When it comes to the biggest sporting event in America, one towers above the rest — and traditionally, makes for an enormous event in marketing, too. But in the wake of 2020, as with so many other live events, a lot will be different this year. So what can we expect this weekend, and how might it impact marketing for the rest of the year and beyond?
Newcomers and Ad Highlights
This year, some businesses are staking millions for the first time to try to reach audiences potentially bigger than any they’ve ever had. It’s a big bet, so picking a unique angle and telling a compelling, memorable story is more important than ever.
The job search website Indeed decided to build an ad around the hardships faced by many over the past year. By directly addressing the difficulties many have had with job loss in the pandemic, Indeed aims to be relatable, inspiring, and to demonstrate how they can help those seeking work.
Bud Light Seltzer Lemonade
Humor is another effective way of addressing hardships, which is why Bud Light’s ad for their seltzer lemonade is so enticing. Since dunking on 2020 was a universal past time, creating a story around how tough the year was with a twist of wit helps the medicine go down with a bit of laughter.
When times are universally tough, you might also take the route Squarespace did and envision a different time altogether. Rather than incorporate pandemic realities into their ad, the company decided to take another 2020 viral hit — and timeless legend — and make her their centerpiece. Dolly Parton rose to the level of selfless savior for many last year, so having her rewrite a classic tune to inspire people to dream might be just what the doctor ordered for a memorable ad.
Nostalgia, viral trends, and community building were all on the agenda for the Uber Eats team. Their ad, featuring a Wayne’s World throwback and Cardi B cameo, is not only funny, tongue-in-cheek, and speaking to multiple generations all in one ad, but they also managed to include a societal message, as well. Because of the hardships faced by so many local restaurants due to COVID-19, a nod to eating local shows that Uber Eats cares without directly addressing the pandemic and risking a commercial that leaves viewers saddened.
Not every memorable reference from 2020 involves the pandemic, so while the full ad hasn’t been release yet, it looks like Fiverr is taking the approach of “inside joke” for their centerpiece. Fiverr will be featuring Marie Siravo, the owner of Four Seasons Total Landscaping, in their ad — and by teasing the ad with just that, the company is lengthening the lore and reach of their campaign, too.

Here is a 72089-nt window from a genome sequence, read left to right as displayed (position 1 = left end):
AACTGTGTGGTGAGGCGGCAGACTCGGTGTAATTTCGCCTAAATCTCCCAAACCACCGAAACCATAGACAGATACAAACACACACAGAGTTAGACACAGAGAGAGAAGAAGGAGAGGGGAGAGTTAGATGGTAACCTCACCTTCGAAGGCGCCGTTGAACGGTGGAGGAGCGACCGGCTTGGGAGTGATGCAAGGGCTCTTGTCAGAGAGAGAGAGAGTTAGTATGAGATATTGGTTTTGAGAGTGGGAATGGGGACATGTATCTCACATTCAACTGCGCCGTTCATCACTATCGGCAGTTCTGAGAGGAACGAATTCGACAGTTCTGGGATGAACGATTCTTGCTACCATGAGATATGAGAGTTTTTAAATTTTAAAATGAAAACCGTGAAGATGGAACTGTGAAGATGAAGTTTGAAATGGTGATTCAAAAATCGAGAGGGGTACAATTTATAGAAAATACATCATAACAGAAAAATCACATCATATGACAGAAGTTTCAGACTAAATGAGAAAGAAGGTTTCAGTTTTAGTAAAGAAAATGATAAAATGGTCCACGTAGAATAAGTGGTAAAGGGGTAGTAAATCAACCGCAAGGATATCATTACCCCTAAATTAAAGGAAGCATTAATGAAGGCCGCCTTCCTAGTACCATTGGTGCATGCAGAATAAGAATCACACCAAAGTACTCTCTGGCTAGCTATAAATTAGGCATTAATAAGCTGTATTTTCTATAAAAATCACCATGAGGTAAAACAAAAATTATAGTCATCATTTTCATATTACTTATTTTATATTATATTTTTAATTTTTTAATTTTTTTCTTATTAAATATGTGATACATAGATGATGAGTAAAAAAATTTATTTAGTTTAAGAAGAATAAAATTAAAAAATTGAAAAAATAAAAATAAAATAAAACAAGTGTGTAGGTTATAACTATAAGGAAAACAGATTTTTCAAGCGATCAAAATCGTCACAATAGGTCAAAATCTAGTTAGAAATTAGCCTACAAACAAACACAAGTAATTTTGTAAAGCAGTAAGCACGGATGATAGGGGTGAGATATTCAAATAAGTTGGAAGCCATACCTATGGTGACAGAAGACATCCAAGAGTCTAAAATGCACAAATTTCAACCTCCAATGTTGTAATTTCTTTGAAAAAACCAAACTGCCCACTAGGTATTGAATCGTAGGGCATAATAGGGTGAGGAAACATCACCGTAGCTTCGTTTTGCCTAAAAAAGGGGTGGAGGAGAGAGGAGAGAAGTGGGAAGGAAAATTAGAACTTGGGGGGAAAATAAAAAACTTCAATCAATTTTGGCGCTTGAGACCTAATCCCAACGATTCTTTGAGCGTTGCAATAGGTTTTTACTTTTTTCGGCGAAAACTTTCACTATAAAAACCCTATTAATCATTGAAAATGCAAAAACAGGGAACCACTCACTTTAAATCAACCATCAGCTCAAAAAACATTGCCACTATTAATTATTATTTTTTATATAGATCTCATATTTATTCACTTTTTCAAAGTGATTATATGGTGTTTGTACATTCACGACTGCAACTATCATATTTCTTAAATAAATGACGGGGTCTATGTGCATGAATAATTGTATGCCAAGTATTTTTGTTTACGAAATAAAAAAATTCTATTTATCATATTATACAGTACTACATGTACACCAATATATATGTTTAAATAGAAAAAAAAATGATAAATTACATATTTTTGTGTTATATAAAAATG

Each year, during the biggest broadcasts of live events, there are global companies who always make an appearance. Except in 2021, nothing is a given anymore.
Coca-Cola, for example, has advertised during the premiere football game every year since 2006, but decided to sit this year out. The company says they want to invest in “the right resources” at this time — a tactic not uncommon for many businesses after COVID-19 drastically changed the economic landscape.
Olay participated in game day advertising over the past two years, but in 2021, announced they will focus their attention on the International Day of Women and Girls in Science on February 11, instead. This aligns with the company’s values to emphasize messaging around women in the STEM field, which also strengthens that message externally.
Anheuser-Busch opted out of their annual Budweiser ad campaign to instead direct funds to the Ad Council, to help spread the message for Americans to get a coronavirus vaccination. This effort towards investing in public health is not unique to Anheuser-Busch; a number of businesses are rerouting budget they’d put into advertising for giant events towards humanitarian and community efforts.
So what does this all mean for the world of marketing long-term? There are a few trends that we may see carry forward into the future.
First, as companies recognize that there are simply no givens to be taken for granted, they may continue to be selective when deciding what events or causes to advertise with. Similar to Olay, if a company must choose between a large number of eyeballs on an ad, versus the right eyeballs on an ad (i.e. the target audience), they may opt for quality over quantity.
Additionally, as COVID-19 continues to be a factor in everyday life, businesses may look for ways to promote community and support those most in need. When giving back is a core value for your business, investing in that value can make a world of difference for your employees and community.
Finally, messaging will continue to require a deft team to navigate murky waters. Balancing recognition of people’s realities with light-heartedness and uplifting themes will be difficult, but creatives can get it done.